Are you planning for L20n to become a standard?

L20n has been modeled with ECMA/WebAPI standardization in mind.

While designing L20n APIs for HTML and JS we worked with Mozilla W3C, layout, security and DOM teams. We also introduced L20n to L10n/I18n teams at Google, Facebook and Apple for feedback.

We're confident in the current API scheme, but we still believe that the path to standardization requires more public discussion, especially with stakeholders outside of Mozilla.

The next steps for us are to prove the API in Firefox OS context as a client-side library, prototype HTML5 Gecko bindings using shadowRoot and start the conversation with other projects interested in client side HTML5 localization.

Why create a new file format?

We would prefer to use an existing file format, and we tried to fit one of the existing file formats. Here's what we learned from that experience.

L20n is conceptually different in that it puts a very limited programming or templating language in the hands of localizers.

If we're starting with the actual functionality and try to encode it in text, we're facing a few caveats. L20n is mostly data, with some limited programming concepts like referencing other values, string concatenation, value formatting, and a limited set of logical expressions. Mostly data, some programming. If we want to bolt on to existing file formats, we can choose between generic data formats, and generic programming languages.

So what happens if we use a general purpose programming language (GPL)? Well, once you serialize to a GPL, you're either stuck with supporting the full language, or you need to deal with people that try to use the full language. As L20n is language agnostic, you'd either have to re-implement parts of your picked language, or embed it. And even in case where you'd think you have one, you may not. Say, Firefox on Android has JavaScript, but on startup, you don't want to wait for gecko to be up to talk to its js engine. Also, just defining a data mapping is generally awkward, in particular in a way that can be extended seamlessly to hook up code. This isn't a good fit for a mostly-data-some-logic scenario.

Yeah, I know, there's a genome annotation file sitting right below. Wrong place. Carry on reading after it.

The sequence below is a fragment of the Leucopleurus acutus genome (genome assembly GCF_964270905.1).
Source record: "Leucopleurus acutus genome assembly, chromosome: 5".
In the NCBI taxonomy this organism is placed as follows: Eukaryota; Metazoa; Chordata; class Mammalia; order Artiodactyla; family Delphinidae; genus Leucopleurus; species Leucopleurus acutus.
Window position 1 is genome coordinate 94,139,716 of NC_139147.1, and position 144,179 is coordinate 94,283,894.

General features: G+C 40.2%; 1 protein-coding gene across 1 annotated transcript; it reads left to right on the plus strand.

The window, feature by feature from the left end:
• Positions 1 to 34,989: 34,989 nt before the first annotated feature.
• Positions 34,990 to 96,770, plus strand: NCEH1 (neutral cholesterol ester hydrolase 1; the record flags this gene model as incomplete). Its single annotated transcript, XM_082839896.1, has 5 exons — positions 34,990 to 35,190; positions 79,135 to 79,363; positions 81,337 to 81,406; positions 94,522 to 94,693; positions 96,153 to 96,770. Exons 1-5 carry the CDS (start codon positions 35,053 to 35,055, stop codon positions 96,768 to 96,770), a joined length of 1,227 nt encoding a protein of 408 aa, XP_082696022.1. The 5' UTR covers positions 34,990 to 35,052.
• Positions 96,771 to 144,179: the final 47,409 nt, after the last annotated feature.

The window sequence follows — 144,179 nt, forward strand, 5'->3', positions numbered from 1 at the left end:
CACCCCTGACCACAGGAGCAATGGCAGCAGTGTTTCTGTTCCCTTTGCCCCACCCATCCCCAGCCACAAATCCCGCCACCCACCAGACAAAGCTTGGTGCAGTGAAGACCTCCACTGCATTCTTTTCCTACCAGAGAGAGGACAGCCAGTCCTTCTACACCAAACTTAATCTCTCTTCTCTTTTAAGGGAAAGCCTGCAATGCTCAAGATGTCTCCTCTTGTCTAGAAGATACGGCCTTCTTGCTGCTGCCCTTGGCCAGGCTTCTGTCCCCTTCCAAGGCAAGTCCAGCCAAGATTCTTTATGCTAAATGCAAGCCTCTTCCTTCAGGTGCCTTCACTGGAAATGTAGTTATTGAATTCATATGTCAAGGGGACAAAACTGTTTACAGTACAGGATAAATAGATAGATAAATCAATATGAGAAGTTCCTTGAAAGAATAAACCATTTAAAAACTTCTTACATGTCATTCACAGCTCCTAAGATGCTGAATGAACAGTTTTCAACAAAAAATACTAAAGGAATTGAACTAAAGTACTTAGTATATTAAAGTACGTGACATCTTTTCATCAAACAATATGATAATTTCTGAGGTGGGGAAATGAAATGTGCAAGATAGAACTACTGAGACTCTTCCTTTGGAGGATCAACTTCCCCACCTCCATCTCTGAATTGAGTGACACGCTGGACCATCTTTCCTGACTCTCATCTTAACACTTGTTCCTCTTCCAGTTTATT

Next contestant are pure data formats. JSON, Yaml, XML, you name it. Once you're serializing to a data format, you're facing the same problem as with regular programming languages. You have to bridge the gap between data and programming logic. Data might come easy, but programming logic will be tricky. You can compromise by not serializing a full AST into data objects, for example, to serialize expressions as strings. But then you need to create a parser for those expressions anyways, for tools that actually want to support l20n in full. On top of that, if you're using a generic data format, you need to validate the input from the data format parser against the constraints of your AST on parsing. Which is basically writing a parser. You don't parse text but data objects, but you're still parsing.

That's the experience we had when trying both categories of existing file formats.

L20n file format came from a conclusion that if we want to provide modern, powerful localization technology that cleans up the dirty-hack story of current localization technologies, we need to stop pretending that localization data structures are just key-value pairs with some funny minor additions. In L20n things that enable plural/gender forms, flexible string building etc. are core features. And in result they are separate data units. Different. And they need a format that can store them and make them readable/writable.

Such format has never existed before in a same way cascading style sheets file format has never existed before CSS. You could write CSS using XML format. But it ain't gonna be pretty. :)